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A moon “wobble” will contribute to an increase in severe flooding in the mid-2030s, NASA has warned.

The moon’s orbit, which affects the Earth’s tides, has a natural “wobble” every 18.6 years that causes extremely high and low tides.

In a new study, published by Nature Climate Change, NASA’s Sea Level Change Science Team calculated that the next wobble in the mid-2030s will amplify rising sea levels caused by climate change.

People walk on a local street as water from Neuse River starts flooding houses in New Bern, North Carolina
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People walk on a local street as water from Neuse River starts flooding houses in New Bern, North Carolina

Almost all of US mainland coastlines, as well as Hawaii and Guam, are likely to see high-tide flood numbers surge as they come under pressure from the higher seas.

But northern coastlines, including Alaska’s, will be spared for another decade or longer because these land areas are rising due to long-term geological processes, researchers found.

The study is the first to take into account all known oceanic and astronomical causes for floods, NASA said.

High-tide floods, also known as nuisance floods or sunny day floods, occur not because of storm surges from extreme weather or excessive precipitation, but instead when the tide rises into populated areas.

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The floods can overwhelm storm drains, close roads and compromise infrastructure over time, according to the National Oceanic and Atmospheric Administration (NOAA).

NASA administrator Bill Nelson said: “Low-lying areas near sea level are increasingly at risk and suffering due to the increased flooding, and it will only get worse.

“The combination of the moon’s gravitational pull, rising sea levels, and climate change will continue to exacerbate coastal flooding on our coastlines and across the world.”

“It’s the accumulated effect over time that will have an impact,” added Phil Thompson, an assistant professor at the University of Hawaii and the lead author of the new study.

April's supermoon over London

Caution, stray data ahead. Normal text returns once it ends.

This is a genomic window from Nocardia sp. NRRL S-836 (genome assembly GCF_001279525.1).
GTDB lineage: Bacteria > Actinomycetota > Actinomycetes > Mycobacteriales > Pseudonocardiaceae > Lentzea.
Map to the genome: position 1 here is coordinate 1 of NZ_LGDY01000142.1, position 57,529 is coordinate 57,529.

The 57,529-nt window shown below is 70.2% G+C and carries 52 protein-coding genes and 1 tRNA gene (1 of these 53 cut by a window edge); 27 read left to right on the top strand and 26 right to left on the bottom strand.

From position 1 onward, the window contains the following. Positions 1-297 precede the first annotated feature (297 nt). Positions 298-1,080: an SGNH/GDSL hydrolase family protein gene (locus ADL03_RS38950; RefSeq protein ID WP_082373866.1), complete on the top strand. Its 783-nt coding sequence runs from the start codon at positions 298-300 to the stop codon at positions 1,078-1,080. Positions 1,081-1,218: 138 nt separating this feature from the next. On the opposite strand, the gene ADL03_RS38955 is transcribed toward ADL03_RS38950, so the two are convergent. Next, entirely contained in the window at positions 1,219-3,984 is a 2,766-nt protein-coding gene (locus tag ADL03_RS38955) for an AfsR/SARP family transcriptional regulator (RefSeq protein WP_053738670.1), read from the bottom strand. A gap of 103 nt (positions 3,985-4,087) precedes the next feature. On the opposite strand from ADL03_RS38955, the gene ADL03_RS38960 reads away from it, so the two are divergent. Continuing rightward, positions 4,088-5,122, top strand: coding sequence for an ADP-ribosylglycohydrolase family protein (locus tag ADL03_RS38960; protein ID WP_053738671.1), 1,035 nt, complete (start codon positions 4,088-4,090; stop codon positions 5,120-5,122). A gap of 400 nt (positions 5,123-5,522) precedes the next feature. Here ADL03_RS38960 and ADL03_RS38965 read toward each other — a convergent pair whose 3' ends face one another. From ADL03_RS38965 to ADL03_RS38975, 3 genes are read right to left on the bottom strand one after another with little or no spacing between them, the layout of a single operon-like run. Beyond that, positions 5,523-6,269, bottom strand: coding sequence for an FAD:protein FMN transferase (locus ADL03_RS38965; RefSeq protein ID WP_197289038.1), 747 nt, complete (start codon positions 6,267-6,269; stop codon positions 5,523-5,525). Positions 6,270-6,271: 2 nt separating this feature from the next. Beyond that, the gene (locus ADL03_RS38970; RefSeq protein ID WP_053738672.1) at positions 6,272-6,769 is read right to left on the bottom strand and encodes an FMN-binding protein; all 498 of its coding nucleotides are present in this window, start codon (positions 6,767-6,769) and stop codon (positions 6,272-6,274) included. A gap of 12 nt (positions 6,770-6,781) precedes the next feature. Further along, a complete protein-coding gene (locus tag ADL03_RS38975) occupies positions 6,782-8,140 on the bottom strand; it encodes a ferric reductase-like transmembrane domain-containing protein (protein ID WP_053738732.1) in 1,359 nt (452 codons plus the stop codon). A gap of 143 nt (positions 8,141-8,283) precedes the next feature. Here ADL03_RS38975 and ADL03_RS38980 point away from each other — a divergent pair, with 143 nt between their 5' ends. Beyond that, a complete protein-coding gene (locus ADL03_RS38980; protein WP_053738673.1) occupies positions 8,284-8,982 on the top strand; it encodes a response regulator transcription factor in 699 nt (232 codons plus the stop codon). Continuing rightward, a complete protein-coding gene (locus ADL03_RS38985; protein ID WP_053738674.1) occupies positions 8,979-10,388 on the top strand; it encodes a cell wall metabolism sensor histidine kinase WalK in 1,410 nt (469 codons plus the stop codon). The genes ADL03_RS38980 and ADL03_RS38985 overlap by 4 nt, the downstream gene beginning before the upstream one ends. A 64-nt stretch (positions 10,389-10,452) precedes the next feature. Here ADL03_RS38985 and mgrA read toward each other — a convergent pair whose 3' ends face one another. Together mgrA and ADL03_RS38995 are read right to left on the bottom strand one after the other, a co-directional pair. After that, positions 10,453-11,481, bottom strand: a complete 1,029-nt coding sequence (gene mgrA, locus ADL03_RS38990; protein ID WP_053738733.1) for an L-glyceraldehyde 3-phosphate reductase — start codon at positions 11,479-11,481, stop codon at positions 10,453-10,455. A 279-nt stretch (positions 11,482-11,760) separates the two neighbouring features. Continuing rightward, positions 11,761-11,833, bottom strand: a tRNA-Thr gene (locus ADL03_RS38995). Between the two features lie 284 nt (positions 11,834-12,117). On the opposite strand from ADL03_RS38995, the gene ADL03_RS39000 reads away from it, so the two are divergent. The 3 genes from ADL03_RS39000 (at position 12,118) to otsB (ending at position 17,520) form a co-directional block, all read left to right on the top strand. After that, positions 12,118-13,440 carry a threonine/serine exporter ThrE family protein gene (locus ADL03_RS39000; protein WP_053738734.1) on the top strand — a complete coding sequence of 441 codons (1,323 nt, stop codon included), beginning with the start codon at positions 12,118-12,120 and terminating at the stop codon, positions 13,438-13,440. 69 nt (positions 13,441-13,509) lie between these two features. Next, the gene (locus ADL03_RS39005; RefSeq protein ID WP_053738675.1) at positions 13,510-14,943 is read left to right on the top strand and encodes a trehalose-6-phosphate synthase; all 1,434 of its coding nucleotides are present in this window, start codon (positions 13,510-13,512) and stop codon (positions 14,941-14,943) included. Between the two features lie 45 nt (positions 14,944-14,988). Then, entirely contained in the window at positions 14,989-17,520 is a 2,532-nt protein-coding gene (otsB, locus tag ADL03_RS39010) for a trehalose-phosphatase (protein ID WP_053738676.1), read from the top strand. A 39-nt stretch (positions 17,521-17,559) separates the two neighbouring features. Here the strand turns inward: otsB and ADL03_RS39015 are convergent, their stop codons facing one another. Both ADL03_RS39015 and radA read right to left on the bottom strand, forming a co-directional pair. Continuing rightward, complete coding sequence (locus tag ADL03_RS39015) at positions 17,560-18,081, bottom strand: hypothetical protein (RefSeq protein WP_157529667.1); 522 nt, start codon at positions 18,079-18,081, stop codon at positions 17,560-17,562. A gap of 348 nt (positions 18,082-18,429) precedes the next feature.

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The lunar wobble will amplify rising sea levels

High tide floods are less dramatic and involve less water than hurricane storm surges, so they are often seen as a less pressing problem.

“But if it floods 10 or 15 times a month, a business can’t keep operating with its parking lot underwater,” Mr Thompson said.

“People lose their jobs because they can’t get to work. Seeping cesspools become a public health issue.”

The floods will also occur in clusters, which could last a month or longer at a time depending on the position of the moon, sun, and Earth, NASA said.

As the moon and Earth line up with each other and the sun in specific ways, some city dwellers could see flooding every day or two.

Ben Hamlington, who leads NASA’s Sea Level Change Team, said the study is vital for coastal urban planners, who may tend to focus on preparing for extreme weather events over chronic flooding.

“From a planning perspective, it’s important to know when we’ll see an increase,” Mr Hamlington said.

TUCKERTON, NJ - OCTOBER 30:  In this handout image provided by the U.S. Coast Guard, homes are flooded after Hurricane Sandy made landfall on the southern New Jersey coastline October 30, 2012 in Tuckerton, New Jersey. The storm has claimed many lives in the United States and has caused massive flooding across much of the Atlantic seaboard. U.S. President Barack Obama has declared the situation a "major disaster" for large areas of the U.S. east coast, including New York City, with widespread power outages and significant flooding in parts of the city.  (Photo by U.S. Coast Guard via Getty Images)